Tuesday

7th Jul 2020

Top financial watchdog slams EU accounts system

The European Commission was under pressure on Monday, as the EU's top financial watchdog has not been able to give the EU's accounts the all clear for the ninth consecutive year.

In its annual report on the 2002 financial year, the European Court of Auditors expressed a number of reservations regarding the Commission's accounting system and also said that the Commission's timetable to modernise the accounts by 2005 is "too optimistic".

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The report also indicates that 7.4 billion euro of the EU budget was left untouched and criticised the slow implementation of the SAPARD programme - which promotes rural development in the applicant countries - as only two percent of the available funds have been transferred to the final beneficiaries since it became operational three years ago.

The Court's report will be used as the basis for the European Parliament’s decision on whether to sign off the 2002 accounts.

But further pressure is set to mount on the Commission, as 2002 was the year when the Commission's former chief accountant, Marta Andreasen went public with her accusations that the Commission’s accounting systems are open to fraud and mismanagement.

"If the situation is to improve, it will be necessary to continue to strengthen the management systems of the Commission and of the Member states and to move the administrative reform process forward", the President of the European Court of Auditors Juan Manuel Fabra Vallés told MEPs.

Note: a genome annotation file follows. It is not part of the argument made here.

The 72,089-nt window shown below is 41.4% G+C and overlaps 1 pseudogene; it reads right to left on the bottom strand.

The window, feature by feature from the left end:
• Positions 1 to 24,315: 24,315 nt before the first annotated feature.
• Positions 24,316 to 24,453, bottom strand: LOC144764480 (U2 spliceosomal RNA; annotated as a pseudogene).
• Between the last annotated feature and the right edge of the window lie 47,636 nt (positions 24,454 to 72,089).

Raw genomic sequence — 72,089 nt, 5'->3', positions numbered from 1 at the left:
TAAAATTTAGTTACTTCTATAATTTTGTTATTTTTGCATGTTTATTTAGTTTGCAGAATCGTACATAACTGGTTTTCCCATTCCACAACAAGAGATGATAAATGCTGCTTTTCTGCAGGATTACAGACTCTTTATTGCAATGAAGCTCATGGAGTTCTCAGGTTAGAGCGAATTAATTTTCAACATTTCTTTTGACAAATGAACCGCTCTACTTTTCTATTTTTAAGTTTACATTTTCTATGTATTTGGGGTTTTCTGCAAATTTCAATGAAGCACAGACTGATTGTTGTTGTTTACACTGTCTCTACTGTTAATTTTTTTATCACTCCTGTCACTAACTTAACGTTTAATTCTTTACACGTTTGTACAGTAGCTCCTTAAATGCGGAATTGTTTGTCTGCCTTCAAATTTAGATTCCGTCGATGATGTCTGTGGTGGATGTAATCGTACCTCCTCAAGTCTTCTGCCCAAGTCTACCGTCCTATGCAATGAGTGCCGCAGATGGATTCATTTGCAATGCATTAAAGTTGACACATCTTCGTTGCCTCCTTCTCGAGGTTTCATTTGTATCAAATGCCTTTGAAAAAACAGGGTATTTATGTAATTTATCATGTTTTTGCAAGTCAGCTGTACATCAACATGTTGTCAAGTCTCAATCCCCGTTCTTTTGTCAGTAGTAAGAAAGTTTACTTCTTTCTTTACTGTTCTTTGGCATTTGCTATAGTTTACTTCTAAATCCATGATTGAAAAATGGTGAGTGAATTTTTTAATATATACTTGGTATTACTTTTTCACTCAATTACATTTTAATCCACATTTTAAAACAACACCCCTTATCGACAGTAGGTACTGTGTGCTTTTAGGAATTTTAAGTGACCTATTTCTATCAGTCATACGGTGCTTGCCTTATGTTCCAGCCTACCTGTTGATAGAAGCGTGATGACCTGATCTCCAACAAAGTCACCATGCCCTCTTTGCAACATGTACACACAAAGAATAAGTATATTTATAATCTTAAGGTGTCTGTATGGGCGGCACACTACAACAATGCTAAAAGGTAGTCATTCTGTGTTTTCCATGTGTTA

Mr Fabra Vallés also raised the issue of the Eurostat scandal and said that it is "imperative that any abuses be dealt with vigorously".

In its 1993, 1998 and 1999 Annual Reports, the Court drew attention to the management of various contracts concluded with CESD and said that "the problems which were pointed out at the time are clearly linked to the management shortcomings which are now being laid at Eurostat's door", the Court's President said.

"It is both saddening and disheartening to encounter irregular practices which we believed had already been eliminated", he added.

Budget Commissioner Michaele Schreyer, however, defended the reforms, saying that things are "moving forward".

Some MEPs, though, are of a different opinion.

"The number of reservations have stayed the same", Austrian Socialist Herbert Bösch said, adding that the report outlines a "whole list of irregularities".

"Yet again this report questions the reliability of the Commission's accounting practices and the accounts themselves", UK Conservative Chris Heaton Harris said.

"The current Commissioners have presided over 3 years of dodgy accounts. Unless they can assure us that the 2003 accounts are correct, their legacy to the EU's taxpayer will be a decade of fraud".

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